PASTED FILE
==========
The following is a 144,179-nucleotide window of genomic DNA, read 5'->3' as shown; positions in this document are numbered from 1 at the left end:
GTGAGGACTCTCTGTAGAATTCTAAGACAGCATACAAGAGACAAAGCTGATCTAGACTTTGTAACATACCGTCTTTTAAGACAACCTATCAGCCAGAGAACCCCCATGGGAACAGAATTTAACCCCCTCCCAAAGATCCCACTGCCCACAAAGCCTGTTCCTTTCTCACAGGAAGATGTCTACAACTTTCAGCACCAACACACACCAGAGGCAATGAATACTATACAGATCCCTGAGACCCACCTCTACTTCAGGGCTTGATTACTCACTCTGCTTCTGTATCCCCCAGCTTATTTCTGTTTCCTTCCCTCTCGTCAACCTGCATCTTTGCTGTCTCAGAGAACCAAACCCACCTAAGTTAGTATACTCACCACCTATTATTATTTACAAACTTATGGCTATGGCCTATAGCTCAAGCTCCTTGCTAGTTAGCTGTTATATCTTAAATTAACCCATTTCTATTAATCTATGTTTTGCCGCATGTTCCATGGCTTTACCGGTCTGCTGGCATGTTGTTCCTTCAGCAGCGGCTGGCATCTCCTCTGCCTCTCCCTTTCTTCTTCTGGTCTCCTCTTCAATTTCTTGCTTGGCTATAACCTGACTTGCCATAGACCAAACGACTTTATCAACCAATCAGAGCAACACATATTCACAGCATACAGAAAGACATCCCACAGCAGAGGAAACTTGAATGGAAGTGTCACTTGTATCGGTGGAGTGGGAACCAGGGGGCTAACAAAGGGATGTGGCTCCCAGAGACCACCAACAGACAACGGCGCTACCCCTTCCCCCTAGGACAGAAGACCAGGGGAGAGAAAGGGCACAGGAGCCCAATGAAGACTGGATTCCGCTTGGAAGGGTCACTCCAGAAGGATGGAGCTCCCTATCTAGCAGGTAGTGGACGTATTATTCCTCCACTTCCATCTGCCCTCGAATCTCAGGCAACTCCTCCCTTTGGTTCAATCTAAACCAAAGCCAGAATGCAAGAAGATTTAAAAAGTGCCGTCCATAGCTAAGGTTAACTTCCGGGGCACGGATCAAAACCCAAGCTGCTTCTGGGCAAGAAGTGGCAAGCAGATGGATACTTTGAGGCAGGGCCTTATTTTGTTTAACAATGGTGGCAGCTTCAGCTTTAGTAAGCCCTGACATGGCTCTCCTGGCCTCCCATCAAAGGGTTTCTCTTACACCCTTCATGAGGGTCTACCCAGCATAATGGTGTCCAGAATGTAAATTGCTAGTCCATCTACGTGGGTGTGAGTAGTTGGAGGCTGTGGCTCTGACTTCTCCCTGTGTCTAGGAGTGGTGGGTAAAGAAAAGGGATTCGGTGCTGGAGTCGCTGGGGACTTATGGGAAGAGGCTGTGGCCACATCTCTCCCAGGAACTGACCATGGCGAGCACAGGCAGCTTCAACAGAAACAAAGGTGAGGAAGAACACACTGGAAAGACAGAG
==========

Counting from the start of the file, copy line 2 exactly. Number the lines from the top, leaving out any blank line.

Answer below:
GTGAGGACTCTCTGTAGAATTCTAAGACAGCATACAAGAGACAAAGCTGATCTAGACTTTGTAACATACCGTCTTTTAAGACAACCTATCAGCCAGAGAACCCCCATGGGAACAGAATTTAACCCCCTCCCAAAGATCCCACTGCCCACAAAGCCTGTTCCTTTCTCACAGGAAGATGTCTACAACTTTCAGCACCAACACACACCAGAGGCAATGAATACTATACAGATCCCTGAGACCCACCTCTACTTCAGGGCTTGATTACTCACTCTGCTTCTGTATCCCCCAGCTTATTTCTGTTTCCTTCCCTCTCGTCAACCTGCATCTTTGCTGTCTCAGAGAACCAAACCCACCTAAGTTAGTATACTCACCACCTATTATTATTTACAAACTTATGGCTATGGCCTATAGCTCAAGCTCCTTGCTAGTTAGCTGTTATATCTTAAATTAACCCATTTCTATTAATCTATGTTTTGCCGCATGTTCCATGGCTTTACCGGTCTGCTGGCATGTTGTTCCTTCAGCAGCGGCTGGCATCTCCTCTGCCTCTCCCTTTCTTCTTCTGGTCTCCTCTTCAATTTCTTGCTTGGCTATAACCTGACTTGCCATAGACCAAACGACTTTATCAACCAATCAGAGCAACACATATTCACAGCATACAGAAAGACATCCCACAGCAGAGGAAACTTGAATGGAAGTGTCACTTGTATCGGTGGAGTGGGAACCAGGGGGCTAACAAAGGGATGTGGCTCCCAGAGACCACCAACAGACAACGGCGCTACCCCTTCCCCCTAGGACAGAAGACCAGGGGAGAGAAAGGGCACAGGAGCCCAATGAAGACTGGATTCCGCTTGGAAGGGTCACTCCAGAAGGATGGAGCTCCCTATCTAGCAGGTAGTGGACGTATTATTCCTCCACTTCCATCTGCCCTCGAATCTCAGGCAACTCCTCCCTTTGGTTCAATCTAAACCAAAGCCAGAATGCAAGAAGATTTAAAAAGTGCCGTCCATAGCTAAGGTTAACTTCCGGGGCACGGATCAAAACCCAAGCTGCTTCTGGGCAAGAAGTGGCAAGCAGATGGATACTTTGAGGCAGGGCCTTATTTTGTTTAACAATGGTGGCAGCTTCAGCTTTAGTAAGCCCTGACATGGCTCTCCTGGCCTCCCATCAAAGGGTTTCTCTTACACCCTTCATGAGGGTCTACCCAGCATAATGGTGTCCAGAATGTAAATTGCTAGTCCATCTACGTGGGTGTGAGTAGTTGGAGGCTGTGGCTCTGACTTCTCCCTGTGTCTAGGAGTGGTGGGTAAAGAAAAGGGATTCGGTGCTGGAGTCGCTGGGGACTTATGGGAAGAGGCTGTGGCCACATCTCTCCCAGGAACTGACCATGGCGAGCACAGGCAGCTTCAACAGAAACAAAGGTGAGGAAGAACACACTGGAAAGACAGAG